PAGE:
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⚡ Employer Brand Headlines: The "Why Can't I Be You?" Edition (#107)

⚡ Employer Brand Headlines: The "Why Can't I Be You?" Edition (#107)
By James Ellis, Employer Brand Nerd • Issue #107 • View online
My mission: move the conversation around employer brand forward.

Employer Brand Headlines, brought to you by James Ellis
Employer Brand Headlines, brought to you by James Ellis
In this issue
  • The real problem with job postings
  • Why your job is so hard
  • People, not candidates
  • What strategy?
The big idea
I love job postings.
(shut up. you knew I was that kind of nerd when you opened this email)
I read a lot and I help write a lot. I know the machine that pushes recruiters and sourcers and HRBPs to cobble together job postings from other jobs, other teams, and (don’t act shocked) other companies.
I know of companies that pre-write job postings for hundreds of pre-defined roles. Think of it: this is a company that’s never HEARD OF YOU who is writing the bulk of your job postings, describing your jobs for you blind!
I get it. We all need job postings NOW and NO ONE actually wants to write them. The hiring manager looks to the HRBP who looks to the recruiter who is too busy and hates writing anyway and suddenly, the fact that most job postings suck makes perfect sense.
But all these pressures to create “good enough” (ha!) job postings at scale and speed has lead to a simple problem: Job postings all sound the same.
Don’t believe me? The exact phrase “must have excellent written and verbal communication skills” comes up in Google more than half a million times. (Let’s not talk about how the exact phrase “must have excellent written and oral communication skills” shows up another 298,000 times.)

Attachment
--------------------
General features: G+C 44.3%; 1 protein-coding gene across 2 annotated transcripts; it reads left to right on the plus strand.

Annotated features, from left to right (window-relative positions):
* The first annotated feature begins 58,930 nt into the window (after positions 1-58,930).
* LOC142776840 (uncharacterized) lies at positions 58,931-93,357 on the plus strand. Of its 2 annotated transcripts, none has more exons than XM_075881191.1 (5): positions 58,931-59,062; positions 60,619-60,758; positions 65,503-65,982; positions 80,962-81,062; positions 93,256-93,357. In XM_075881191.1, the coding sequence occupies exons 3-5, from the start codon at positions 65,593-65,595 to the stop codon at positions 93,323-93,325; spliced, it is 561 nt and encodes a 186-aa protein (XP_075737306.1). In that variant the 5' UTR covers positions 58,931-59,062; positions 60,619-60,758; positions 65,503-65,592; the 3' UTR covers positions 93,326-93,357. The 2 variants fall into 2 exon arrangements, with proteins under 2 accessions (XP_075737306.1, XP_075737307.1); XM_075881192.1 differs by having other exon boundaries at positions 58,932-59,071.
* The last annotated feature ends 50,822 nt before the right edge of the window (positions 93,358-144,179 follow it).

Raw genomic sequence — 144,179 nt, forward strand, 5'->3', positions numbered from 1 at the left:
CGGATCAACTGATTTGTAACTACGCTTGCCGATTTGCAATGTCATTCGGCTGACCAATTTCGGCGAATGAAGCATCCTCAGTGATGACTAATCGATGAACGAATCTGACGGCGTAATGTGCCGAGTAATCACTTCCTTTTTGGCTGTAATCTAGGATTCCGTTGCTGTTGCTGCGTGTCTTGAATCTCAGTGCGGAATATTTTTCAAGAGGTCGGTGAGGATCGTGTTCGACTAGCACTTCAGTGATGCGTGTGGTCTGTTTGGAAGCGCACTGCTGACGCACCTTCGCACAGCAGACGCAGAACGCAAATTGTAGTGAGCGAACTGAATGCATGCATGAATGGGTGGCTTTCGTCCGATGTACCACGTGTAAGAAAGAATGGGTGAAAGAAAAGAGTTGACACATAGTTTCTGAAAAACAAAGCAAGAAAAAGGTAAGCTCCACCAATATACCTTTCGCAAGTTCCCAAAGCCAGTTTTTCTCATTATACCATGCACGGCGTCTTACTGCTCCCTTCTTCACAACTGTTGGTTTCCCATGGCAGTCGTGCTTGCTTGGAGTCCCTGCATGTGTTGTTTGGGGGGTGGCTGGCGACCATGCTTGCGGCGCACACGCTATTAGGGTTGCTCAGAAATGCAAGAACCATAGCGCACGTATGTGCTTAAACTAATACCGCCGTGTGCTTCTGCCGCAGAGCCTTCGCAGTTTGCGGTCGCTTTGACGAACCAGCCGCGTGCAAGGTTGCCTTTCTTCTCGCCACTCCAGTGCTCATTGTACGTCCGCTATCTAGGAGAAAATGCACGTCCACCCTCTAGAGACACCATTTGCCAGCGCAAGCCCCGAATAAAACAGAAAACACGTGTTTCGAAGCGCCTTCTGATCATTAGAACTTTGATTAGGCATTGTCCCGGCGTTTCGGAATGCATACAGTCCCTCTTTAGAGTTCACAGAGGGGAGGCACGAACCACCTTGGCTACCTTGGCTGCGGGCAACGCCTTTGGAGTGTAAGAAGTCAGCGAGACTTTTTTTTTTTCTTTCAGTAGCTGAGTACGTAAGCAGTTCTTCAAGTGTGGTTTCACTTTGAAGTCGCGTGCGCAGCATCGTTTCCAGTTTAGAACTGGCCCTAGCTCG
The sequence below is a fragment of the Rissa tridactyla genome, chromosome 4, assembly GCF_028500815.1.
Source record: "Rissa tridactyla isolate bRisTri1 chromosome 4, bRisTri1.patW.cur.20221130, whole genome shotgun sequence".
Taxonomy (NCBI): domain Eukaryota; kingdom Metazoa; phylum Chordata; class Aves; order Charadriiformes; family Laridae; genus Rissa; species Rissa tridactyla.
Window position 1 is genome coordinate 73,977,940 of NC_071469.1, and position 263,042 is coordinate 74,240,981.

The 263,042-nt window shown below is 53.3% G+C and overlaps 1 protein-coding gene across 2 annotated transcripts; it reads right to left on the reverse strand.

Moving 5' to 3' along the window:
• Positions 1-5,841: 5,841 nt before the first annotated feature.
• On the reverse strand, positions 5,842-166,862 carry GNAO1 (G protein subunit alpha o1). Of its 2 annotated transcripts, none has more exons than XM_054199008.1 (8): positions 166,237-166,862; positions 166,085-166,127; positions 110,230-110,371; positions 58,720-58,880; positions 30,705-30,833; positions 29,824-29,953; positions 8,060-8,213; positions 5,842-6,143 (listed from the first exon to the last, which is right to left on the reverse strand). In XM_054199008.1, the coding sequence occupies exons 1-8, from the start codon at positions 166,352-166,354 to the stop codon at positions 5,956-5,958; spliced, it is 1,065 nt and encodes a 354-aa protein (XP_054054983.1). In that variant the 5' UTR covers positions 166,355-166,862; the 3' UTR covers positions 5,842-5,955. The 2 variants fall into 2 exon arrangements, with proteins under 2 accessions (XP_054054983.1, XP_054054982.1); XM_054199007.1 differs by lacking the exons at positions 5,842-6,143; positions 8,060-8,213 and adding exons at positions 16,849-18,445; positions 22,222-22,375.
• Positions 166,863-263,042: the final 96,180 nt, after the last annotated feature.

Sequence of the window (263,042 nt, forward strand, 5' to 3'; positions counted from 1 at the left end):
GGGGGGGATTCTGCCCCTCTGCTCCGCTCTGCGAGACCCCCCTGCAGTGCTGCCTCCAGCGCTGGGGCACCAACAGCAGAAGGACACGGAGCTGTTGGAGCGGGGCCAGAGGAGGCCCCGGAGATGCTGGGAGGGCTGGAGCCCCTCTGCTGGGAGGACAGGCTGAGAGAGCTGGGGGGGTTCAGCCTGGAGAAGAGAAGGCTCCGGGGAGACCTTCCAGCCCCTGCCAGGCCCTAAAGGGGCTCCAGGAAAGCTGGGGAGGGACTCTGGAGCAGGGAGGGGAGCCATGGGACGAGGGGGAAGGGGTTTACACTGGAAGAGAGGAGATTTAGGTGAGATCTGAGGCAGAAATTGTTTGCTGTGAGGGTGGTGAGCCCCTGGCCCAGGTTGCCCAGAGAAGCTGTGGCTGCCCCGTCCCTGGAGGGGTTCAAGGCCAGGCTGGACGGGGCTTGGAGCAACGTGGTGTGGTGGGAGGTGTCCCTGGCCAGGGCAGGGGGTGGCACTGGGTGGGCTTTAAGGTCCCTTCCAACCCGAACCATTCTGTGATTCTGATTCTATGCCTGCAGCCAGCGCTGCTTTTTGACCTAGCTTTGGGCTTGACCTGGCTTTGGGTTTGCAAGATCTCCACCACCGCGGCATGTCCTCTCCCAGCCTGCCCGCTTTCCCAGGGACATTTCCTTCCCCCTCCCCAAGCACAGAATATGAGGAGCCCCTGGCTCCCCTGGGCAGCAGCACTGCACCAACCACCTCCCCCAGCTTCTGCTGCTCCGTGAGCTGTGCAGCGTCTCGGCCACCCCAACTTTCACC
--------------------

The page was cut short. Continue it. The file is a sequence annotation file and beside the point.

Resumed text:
This is a bullshit phrase if ever I heard one. Will this job require you to write a novel? Or haiku? Probably neither. It probably means “write an email that other people can understand and act on.” But we never see stuff like that. See see the bullshit phrase.
I bet if I asked, you’d come up with your own bullshit job description phrase you see over and over, thus proving my point.
But it gets worse. All job postings sound the same, but all jobs are different.
Put another way:
  • All jobs (as described) are the same
  • All jobs (in reality) are unique
The gap between these two ideas isn’t just enormous, it constitutes a kind of lie to our candidates. If our jobs are unique but our descriptions are not, we’re not actually describing the job, are we?
In other industries, that’s called “fruad.”
Worse than that, in a place where our candidates hold all the power, we can’t engage them with platitudes and generic bullets. They know those are lies and are beginning to hold us accountable.
Isn’t it standard practice for smart candidates to say, “putting the job posting aside, what is this job… really?” The posting was enough to get a candidate to do research and ask questions, but since you’ve started the relationship with a stack of black and white lies… how far can you really get?
To me, bad job postings are a great example of how we need to help our TA teams rethink everything they’ve learned because it isn’t working anymore.
5 Truths About Why A Career in Employer Branding is SO HARD
Candidates are dead. Long live people.
Let Your Top Performers Move Around the Company
No Time to Create Content? Turn One Webinar Into Nine Marketing Pieces in Less Than 14 Days... Without Killing Yourself
Many Strategies Fail Because They’re Not Actually Strategies
Strategic Considerations For Extending Brands
Employers not getting it right in recruiting diverse talent
These Pasta Are Having a Really Good Hair Day
Nike celebrates its retail employees as athletes in UK ads
Quick hits
Inside the fortune cookie
The secret to success is doing the stuff other people won’t do & doing it for a really long time. - John Jantsch
Thanks, everyone!
Reminder: The more people at your org who read my books, the better your job will get! (They’re free!!!)
There are now more than 900 links in the link archive. Enjoy!
Finally, if you have a question, just reply to this email and it comes directly to me.
Cheers and thanks!
-James Ellis (LinkedIn | Twitter | Podcast | Articles)
Where the subject line came from:
The Cure "Why Can't I Be You?"
The Cure "Why Can't I Be You?"
Did you enjoy this issue?
James Ellis, Employer Brand Nerd

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